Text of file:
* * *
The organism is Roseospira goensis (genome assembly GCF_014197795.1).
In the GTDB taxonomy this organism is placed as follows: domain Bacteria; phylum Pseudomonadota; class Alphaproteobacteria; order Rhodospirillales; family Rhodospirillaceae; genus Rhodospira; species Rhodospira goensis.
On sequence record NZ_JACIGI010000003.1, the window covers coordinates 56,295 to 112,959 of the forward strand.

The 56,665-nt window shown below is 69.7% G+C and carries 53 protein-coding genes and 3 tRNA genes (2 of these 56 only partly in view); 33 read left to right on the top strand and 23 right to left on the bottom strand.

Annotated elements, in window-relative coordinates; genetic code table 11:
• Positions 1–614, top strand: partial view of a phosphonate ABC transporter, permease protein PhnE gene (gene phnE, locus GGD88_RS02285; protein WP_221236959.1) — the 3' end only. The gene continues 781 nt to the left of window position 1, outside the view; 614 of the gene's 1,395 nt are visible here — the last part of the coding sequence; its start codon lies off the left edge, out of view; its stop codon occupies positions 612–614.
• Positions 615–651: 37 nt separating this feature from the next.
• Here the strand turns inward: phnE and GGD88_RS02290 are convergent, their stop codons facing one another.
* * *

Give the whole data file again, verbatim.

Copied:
The organism is Roseospira goensis (genome assembly GCF_014197795.1).
In the GTDB taxonomy this organism is placed as follows: domain Bacteria; phylum Pseudomonadota; class Alphaproteobacteria; order Rhodospirillales; family Rhodospirillaceae; genus Rhodospira; species Rhodospira goensis.
On sequence record NZ_JACIGI010000003.1, the window covers coordinates 56,295 to 112,959 of the forward strand.

The 56,665-nt window shown below is 69.7% G+C and carries 53 protein-coding genes and 3 tRNA genes (2 of these 56 only partly in view); 33 read left to right on the top strand and 23 right to left on the bottom strand.

Annotated elements, in window-relative coordinates; genetic code table 11:
• Positions 1–614, top strand: partial view of a phosphonate ABC transporter, permease protein PhnE gene (gene phnE, locus GGD88_RS02285; protein WP_221236959.1) — the 3' end only. The gene continues 781 nt to the left of window position 1, outside the view; 614 of the gene's 1,395 nt are visible here — the last part of the coding sequence; its start codon lies off the left edge, out of view; its stop codon occupies positions 612–614.
• Positions 615–651: 37 nt separating this feature from the next.
• Here the strand turns inward: phnE and GGD88_RS02290 are convergent, their stop codons facing one another.